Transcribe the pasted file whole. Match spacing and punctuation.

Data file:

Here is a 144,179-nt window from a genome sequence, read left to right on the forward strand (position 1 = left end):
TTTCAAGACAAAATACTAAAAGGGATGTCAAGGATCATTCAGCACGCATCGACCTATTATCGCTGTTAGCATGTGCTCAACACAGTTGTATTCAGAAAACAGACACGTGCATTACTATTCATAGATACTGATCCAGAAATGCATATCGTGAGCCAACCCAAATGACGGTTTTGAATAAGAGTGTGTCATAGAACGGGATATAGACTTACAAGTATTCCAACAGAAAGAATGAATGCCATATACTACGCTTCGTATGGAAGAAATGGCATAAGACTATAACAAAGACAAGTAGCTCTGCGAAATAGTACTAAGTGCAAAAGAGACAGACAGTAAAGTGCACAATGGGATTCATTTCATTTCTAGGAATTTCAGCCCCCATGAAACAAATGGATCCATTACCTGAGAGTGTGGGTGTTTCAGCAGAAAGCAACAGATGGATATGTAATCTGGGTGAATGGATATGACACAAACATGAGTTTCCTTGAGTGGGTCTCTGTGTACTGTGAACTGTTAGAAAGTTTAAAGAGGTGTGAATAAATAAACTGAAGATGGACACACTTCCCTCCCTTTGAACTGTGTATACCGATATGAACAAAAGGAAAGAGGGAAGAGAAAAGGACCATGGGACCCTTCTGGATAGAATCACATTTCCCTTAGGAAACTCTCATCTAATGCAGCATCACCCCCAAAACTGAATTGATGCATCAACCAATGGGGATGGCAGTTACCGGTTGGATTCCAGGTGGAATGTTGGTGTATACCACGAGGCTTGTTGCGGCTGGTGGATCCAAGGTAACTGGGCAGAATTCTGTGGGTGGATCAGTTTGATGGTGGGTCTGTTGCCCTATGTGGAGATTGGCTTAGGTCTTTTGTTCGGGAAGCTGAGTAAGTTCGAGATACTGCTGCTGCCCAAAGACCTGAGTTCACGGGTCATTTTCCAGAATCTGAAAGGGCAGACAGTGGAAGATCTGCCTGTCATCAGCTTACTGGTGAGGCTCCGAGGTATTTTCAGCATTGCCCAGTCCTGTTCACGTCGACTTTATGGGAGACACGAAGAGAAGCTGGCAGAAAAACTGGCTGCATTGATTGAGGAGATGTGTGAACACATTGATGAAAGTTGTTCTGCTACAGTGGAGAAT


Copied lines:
Here is a 144,179-nt window from a genome sequence, read left to right on the forward strand (position 1 = left end):
TTTCAAGACAAAATACTAAAAGGGATGTCAAGGATCATTCAGCACGCATCGACCTATTATCGCTGTTAGCATGTGCTCAACACAGTTGTATTCAGAAAACAGACACGTGCATTACTATTCATAGATACTGATCCAGAAATGCATATCGTGAGCCAACCCAAATGACGGTTTTGAATAAGAGTGTGTCATAGAACGGGATATAGACTTACAAGTATTCCAACAGAAAGAATGAATGCCATATACTACGCTTCGTATGGAAGAAATGGCATAAGACTATAACAAAGACAAGTAGCTCTGCGAAATAGTACTAAGTGCAAAAGAGACAGACAGTAAAGTGCACAATGGGATTCATTTCATTTCTAGGAATTTCAGCCCCCATGAAACAAATGGATCCATTACCTGAGAGTGTGGGTGTTTCAGCAGAAAGCAACAGATGGATATGTAATCTGGGTGAATGGATATGACACAAACATGAGTTTCCTTGAGTGGGTCTCTGTGTACTGTGAACTGTTAGAAAGTTTAAAGAGGTGTGAATAAATAAACTGAAGATGGACACACTTCCCTCCCTTTGAACTGTGTATACCGATATGAACAAAAGGAAAGAGGGAAGAGAAAAGGACCATGGGACCCTTCTGGATAGAATCACATTTCCCTTAGGAAACTCTCATCTAATGCAGCATCACCCCCAAAACTGAATTGATGCATCAACCAATGGGGATGGCAGTTACCGGTTGGATTCCAGGTGGAATGTTGGTGTATACCACGAGGCTTGTTGCGGCTGGTGGATCCAAGGTAACTGGGCAGAATTCTGTGGGTGGATCAGTTTGATGGTGGGTCTGTTGCCCTATGTGGAGATTGGCTTAGGTCTTTTGTTCGGGAAGCTGAGTAAGTTCGAGATACTGCTGCTGCCCAAAGACCTGAGTTCACGGGTCATTTTCCAGAATCTGAAAGGGCAGACAGTGGAAGATCTGCCTGTCATCAGCTTACTGGTGAGGCTCCGAGGTATTTTCAGCATTGCCCAGTCCTGTTCACGTCGACTTTATGGGAGACACGAAGAGAAGCTGGCAGAAAAACTGGCTGCATTGATTGAGGAGATGTGTGAACACATTGATGAAAGTTGTTCTGCTACAGTGGAGAAT